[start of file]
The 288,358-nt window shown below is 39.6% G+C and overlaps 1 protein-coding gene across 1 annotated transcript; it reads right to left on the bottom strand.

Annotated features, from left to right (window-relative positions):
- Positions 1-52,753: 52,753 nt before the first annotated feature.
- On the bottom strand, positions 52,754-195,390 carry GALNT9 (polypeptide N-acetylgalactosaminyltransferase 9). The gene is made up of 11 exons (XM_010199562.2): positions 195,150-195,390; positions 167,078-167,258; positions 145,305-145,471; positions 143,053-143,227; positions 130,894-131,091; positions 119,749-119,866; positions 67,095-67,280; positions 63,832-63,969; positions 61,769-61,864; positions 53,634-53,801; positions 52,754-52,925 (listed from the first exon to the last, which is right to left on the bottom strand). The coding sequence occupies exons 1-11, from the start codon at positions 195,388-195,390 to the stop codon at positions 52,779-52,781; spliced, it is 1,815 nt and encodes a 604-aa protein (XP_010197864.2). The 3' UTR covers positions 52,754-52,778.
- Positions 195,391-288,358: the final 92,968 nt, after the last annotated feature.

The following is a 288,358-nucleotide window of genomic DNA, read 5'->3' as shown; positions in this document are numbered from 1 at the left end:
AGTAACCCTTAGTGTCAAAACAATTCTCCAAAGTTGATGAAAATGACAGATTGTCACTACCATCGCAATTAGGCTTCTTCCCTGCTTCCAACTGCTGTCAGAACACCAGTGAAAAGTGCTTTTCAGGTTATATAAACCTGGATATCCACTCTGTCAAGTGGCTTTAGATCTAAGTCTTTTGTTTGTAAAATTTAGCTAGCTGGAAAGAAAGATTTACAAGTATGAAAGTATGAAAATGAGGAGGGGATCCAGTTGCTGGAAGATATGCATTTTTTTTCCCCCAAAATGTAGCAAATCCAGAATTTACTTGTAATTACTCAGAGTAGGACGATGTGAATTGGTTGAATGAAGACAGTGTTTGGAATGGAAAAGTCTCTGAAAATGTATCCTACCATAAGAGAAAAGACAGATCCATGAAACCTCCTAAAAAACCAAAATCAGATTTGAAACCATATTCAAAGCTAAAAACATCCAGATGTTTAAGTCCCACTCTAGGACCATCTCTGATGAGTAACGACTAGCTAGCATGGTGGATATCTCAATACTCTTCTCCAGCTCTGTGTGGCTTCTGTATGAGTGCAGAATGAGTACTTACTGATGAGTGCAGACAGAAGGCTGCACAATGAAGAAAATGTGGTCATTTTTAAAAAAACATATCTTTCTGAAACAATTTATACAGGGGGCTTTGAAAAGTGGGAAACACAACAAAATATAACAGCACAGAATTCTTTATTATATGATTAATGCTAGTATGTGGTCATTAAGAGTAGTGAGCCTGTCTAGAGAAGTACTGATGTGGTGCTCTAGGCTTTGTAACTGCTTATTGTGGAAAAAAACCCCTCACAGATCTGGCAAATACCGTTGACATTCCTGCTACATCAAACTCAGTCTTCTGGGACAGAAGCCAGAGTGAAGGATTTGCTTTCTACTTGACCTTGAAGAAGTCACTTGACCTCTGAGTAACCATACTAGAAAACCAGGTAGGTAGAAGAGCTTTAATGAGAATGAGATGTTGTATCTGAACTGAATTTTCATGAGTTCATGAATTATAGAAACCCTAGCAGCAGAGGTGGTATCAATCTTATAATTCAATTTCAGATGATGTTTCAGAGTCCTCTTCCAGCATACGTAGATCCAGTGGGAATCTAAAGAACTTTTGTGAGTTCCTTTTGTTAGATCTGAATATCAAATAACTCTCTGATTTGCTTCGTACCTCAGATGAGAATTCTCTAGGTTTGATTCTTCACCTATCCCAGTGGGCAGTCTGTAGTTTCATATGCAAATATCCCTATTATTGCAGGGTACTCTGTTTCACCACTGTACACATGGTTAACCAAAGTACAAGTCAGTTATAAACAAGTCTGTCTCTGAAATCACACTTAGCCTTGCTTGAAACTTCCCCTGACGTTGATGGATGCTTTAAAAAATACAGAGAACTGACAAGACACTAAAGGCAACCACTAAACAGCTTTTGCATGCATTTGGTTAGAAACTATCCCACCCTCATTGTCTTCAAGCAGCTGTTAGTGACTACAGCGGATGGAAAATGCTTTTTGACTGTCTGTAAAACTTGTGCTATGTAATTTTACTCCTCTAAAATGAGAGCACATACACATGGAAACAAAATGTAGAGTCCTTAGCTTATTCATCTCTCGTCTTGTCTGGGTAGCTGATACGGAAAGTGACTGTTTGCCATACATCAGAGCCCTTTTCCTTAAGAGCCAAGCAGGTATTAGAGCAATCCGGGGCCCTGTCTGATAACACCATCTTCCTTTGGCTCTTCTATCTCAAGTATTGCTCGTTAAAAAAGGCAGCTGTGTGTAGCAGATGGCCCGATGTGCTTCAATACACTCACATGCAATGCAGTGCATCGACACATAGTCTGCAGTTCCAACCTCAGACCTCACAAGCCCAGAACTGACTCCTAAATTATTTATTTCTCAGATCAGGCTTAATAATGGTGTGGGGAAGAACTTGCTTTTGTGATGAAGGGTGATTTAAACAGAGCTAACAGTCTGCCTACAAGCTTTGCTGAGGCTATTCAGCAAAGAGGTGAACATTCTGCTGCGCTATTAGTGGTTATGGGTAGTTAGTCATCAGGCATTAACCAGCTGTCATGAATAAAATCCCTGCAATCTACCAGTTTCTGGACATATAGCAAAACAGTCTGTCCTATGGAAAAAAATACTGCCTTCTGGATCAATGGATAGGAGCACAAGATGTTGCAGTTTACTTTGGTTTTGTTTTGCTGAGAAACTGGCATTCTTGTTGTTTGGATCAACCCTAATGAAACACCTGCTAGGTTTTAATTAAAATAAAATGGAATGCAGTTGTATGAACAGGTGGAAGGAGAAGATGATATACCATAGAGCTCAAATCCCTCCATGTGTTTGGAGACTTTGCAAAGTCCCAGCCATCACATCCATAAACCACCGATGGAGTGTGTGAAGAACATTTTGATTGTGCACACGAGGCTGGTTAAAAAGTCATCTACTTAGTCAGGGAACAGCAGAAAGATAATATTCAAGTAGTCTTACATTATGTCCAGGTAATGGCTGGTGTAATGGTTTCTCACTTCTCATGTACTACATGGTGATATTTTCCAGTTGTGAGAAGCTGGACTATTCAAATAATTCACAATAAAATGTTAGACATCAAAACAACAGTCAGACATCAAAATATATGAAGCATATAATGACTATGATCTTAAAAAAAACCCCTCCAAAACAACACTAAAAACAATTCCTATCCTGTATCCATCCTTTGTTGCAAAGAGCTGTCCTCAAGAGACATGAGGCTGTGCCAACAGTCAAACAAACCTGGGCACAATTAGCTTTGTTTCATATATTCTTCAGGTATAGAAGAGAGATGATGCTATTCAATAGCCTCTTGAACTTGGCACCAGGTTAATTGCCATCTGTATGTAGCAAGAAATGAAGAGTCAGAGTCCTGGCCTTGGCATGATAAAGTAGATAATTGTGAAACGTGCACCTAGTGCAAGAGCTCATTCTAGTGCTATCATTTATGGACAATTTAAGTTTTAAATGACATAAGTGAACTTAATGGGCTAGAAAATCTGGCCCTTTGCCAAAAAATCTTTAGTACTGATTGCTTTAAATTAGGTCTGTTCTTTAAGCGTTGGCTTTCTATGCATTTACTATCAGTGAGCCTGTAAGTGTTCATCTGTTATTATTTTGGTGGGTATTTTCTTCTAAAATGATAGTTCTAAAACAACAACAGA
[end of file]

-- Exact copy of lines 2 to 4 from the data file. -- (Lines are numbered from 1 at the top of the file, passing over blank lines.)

Annotated features, from left to right (window-relative positions):
- Positions 1-52,753: 52,753 nt before the first annotated feature.
- On the bottom strand, positions 52,754-195,390 carry GALNT9 (polypeptide N-acetylgalactosaminyltransferase 9). The gene is made up of 11 exons (XM_010199562.2): positions 195,150-195,390; positions 167,078-167,258; positions 145,305-145,471; positions 143,053-143,227; positions 130,894-131,091; positions 119,749-119,866; positions 67,095-67,280; positions 63,832-63,969; positions 61,769-61,864; positions 53,634-53,801; positions 52,754-52,925 (listed from the first exon to the last, which is right to left on the bottom strand). The coding sequence occupies exons 1-11, from the start codon at positions 195,388-195,390 to the stop codon at positions 52,779-52,781; spliced, it is 1,815 nt and encodes a 604-aa protein (XP_010197864.2). The 3' UTR covers positions 52,754-52,778.